) have negligible variance. The overall distribution can effectively be replaced by the mean value of the distribution of each of the coefficients. Further, we find that by using the mean value of the coefficients, we retrieve the same statistics as obtained by passing the velocity gradient information through the modified TBNN.
With this revelation, it is no longer required to use the trained network for pressure-Hessian estimation. Rather, we can just use a very simple process for pressure-Hessian prediction:
Non-dimensionalize, the velocity gradient tensor, using the mean value of the Frobenius norm of the whole sample.
Normalize the tensor basis using the scaling matrices used for the trained network (details in Appendix A).
Take a linear combination of the tensor basis using the mean value of the coefficients obtained from the trained network. This would yield the modelled normalized pressure-Hessian (refer Appendix A).
Scale the predicted pressure-Hessian back to its original dimensional form, using the same scaling matrices that were used while training the network.
Enforce the predicted solution to have the desired trace (since the trace of is the same as the trace of )
The complete details of the step-by-step process for calculation of the modelled pressure-Hessian tensor are presented in Appendix A.
In this work, we first scrutinize the state of the art RFD model [chevillard2006lagrangian] for pressure-Hessian prediction, in terms of its alignment statistics with the strain-rate eigenvectors. We report that the eigenvectors of the pressure-Hessian obtained from RFD model are either mostly parallel or perpendicular to the strain-rate eigenvectors. To decipher a better functional mapping between pressure-Hessian and velocity gradient, we employ a tensor basis neural network (TBNN) architecture [ling2016]. The neural network is trained on high-resolution isotropic turbulence data at a Renolds number of 433. With the help of TBNN, the pressure-Hessian tensor is modelled in terms of the trace-free and symmetric tensor basis of strain-rate and rotation-rate tensors. We report that the accuracy of the predicted pressure-Hessian by TBNN is comparable to that obtained from the state of the are RFD model. However, only a marginal improvement in the alignment statistics of the TBNN output is observed. Further, we report that by scaling the tensor basis of strain-rate and rotation-rate tensors such that each element of the basis lies between , the predicted output of the neural network yields excellent alignment statistics with the strain-rate tensor for isotropic turbulent flows at different Reynolds number. Further, we test the trained model for turbulent channel flow dataset, to which the network was not exposed while training. We find that although there is significant error in element-wise comparison, the statistics of alignments obtained with the strain-rate eigenvectors are in good agreement with DNS results. With this finding, we come to the conclusion that there does exist a relevant physical mapping between pressure-Hessian and velocity gradients which enforce their eigenvectors to align appropriately with each other. This mapping is found to be independent of the type of flow and its Reynolds number (at least for isotropic turbulence and channel flow). The modified TBNN has been able to learn this key mapping by appropriately normalizing the tensor basis of strain-rate and rotation-rate tensors. Finally, we find that the distribution of the coefficients of the tensor basis obtained from the neural network has negligible variance. With this revelation, we have been able to identify ten unique coefficients of the tensor basis, the linear combination over which can be used to model the pressure-Hessian tensor directly.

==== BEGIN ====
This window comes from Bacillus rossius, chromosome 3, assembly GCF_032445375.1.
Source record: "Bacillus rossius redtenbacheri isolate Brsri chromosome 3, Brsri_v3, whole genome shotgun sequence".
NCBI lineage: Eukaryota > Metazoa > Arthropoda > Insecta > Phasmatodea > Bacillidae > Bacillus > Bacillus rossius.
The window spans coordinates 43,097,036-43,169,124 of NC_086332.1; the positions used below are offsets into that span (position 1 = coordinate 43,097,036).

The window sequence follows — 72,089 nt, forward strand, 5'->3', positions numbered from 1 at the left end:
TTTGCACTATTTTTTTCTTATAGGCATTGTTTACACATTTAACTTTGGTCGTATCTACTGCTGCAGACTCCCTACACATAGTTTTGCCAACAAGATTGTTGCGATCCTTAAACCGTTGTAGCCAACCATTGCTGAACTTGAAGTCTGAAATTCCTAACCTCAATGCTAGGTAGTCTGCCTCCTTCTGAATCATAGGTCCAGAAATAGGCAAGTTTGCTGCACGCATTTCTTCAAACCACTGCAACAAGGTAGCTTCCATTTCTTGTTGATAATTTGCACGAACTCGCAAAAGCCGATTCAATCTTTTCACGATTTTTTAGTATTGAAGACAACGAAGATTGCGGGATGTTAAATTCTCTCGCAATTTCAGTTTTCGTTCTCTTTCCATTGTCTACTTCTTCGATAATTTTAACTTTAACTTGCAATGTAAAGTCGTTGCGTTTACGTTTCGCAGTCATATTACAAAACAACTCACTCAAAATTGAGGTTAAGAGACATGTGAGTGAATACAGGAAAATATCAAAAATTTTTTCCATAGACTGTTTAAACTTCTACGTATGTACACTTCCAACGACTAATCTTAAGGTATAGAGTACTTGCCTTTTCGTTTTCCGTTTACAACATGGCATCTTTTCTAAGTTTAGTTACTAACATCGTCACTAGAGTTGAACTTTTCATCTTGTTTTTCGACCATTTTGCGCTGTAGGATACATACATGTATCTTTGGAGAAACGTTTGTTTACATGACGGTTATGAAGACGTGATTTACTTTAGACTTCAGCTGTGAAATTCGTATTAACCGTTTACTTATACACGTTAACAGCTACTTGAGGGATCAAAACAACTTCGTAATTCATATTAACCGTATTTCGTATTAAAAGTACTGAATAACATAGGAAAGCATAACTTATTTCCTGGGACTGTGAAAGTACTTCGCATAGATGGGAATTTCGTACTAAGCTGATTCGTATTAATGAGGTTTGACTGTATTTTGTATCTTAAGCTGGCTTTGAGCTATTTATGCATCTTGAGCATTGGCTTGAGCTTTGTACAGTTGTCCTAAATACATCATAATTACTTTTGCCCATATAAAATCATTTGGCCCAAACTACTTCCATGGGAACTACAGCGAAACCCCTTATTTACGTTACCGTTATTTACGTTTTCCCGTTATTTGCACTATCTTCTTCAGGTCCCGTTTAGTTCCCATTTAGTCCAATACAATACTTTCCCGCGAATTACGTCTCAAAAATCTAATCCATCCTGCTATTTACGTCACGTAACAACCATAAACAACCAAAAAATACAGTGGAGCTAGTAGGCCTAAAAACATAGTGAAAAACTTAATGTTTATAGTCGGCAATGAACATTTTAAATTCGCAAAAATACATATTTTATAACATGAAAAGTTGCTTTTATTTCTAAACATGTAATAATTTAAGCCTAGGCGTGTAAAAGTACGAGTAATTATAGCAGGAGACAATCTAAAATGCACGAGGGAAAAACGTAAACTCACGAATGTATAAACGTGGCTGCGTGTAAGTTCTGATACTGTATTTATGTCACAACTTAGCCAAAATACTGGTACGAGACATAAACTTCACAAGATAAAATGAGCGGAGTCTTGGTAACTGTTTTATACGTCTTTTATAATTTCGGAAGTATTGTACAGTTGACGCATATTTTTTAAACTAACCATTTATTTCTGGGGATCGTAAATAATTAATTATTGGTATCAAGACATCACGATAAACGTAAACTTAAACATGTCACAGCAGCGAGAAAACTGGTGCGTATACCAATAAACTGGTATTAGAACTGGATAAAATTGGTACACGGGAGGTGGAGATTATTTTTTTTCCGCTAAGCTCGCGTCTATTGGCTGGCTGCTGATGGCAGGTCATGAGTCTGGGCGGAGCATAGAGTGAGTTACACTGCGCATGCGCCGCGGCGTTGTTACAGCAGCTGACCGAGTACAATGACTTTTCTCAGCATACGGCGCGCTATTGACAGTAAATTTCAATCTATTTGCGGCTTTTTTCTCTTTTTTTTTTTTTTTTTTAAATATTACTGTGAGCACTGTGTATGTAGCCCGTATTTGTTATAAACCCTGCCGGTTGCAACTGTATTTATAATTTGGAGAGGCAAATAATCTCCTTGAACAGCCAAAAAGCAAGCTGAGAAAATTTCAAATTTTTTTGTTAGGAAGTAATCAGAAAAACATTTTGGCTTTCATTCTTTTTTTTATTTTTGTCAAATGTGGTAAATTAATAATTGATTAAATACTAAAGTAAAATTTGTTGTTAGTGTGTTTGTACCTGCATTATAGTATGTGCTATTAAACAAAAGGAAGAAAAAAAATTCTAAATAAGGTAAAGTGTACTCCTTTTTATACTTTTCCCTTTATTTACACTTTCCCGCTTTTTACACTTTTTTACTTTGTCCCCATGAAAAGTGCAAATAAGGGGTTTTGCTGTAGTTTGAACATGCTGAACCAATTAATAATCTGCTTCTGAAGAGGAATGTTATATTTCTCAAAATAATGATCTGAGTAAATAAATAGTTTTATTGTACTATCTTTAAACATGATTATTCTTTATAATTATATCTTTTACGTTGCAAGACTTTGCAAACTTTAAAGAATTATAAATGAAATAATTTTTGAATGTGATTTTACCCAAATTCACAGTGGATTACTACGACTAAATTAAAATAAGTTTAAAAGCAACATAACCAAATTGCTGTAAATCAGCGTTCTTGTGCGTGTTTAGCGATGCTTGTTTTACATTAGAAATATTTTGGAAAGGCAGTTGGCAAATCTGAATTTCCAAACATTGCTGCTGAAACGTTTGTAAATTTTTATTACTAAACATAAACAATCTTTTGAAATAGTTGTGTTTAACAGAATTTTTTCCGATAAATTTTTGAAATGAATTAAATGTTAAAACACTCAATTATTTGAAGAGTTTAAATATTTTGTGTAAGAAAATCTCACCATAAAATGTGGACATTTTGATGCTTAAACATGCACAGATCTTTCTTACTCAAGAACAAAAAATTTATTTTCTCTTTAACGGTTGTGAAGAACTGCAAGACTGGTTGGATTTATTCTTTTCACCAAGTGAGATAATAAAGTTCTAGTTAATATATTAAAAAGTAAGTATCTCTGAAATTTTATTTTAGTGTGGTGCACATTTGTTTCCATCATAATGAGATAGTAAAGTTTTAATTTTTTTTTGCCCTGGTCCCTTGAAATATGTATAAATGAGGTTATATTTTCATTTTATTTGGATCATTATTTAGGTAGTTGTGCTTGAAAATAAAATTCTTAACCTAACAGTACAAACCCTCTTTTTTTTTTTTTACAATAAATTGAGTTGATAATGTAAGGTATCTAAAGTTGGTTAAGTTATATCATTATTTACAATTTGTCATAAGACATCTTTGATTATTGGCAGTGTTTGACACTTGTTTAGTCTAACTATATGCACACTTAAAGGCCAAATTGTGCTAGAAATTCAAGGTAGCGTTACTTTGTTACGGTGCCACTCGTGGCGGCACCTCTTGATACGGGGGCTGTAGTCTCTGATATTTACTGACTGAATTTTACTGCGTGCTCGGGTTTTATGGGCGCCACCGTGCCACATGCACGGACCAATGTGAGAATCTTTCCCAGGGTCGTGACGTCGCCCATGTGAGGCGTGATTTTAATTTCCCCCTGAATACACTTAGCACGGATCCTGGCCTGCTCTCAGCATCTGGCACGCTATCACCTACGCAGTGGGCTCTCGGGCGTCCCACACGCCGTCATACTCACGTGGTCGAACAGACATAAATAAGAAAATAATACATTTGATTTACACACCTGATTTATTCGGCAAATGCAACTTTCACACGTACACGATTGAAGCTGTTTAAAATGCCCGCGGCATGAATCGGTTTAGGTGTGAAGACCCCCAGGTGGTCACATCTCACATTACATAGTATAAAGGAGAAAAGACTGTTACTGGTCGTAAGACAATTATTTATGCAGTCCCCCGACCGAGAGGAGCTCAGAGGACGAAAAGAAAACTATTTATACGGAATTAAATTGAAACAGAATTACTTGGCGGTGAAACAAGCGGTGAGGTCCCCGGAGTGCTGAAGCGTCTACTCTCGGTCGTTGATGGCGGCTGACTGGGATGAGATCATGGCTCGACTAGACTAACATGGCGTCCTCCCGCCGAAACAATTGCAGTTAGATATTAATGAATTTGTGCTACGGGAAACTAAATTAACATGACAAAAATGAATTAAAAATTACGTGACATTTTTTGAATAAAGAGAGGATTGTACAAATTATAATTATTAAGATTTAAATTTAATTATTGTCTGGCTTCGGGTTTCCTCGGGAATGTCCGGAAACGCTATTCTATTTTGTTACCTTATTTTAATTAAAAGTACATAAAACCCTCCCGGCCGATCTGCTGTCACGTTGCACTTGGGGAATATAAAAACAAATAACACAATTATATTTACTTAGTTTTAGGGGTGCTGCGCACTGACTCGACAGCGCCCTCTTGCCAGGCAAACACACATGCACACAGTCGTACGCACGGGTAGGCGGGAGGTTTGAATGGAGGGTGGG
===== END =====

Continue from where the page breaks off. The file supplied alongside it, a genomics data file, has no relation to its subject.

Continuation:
We present a step-by-step process for the modelled pressure-Hessian calculation based on mean values of the coefficients derived from the modified TBNN.
Non-dimensionalize the strain-rate and rotation-rate tensors
where, represents the mean over the whole sample.
Find the ten tensor basis and the five independent invariants
Normalize the tensor basis ()
where, symbol represents the Hadamard division between the two tensor. and represents the matrices used to scale the tensor basis :
Take a linear combination of tensor basis using mean coefficient values
where, are the mean coefficient values predicted by the modified TBNN:
Scale the predicted pressure-Hessian back to its dimensional form
where, the symbol represents the Hadamard product of two matrices and and are the scaling matrices:
Trace correction step
is the identity matrix andrepresents the trace of the matrix.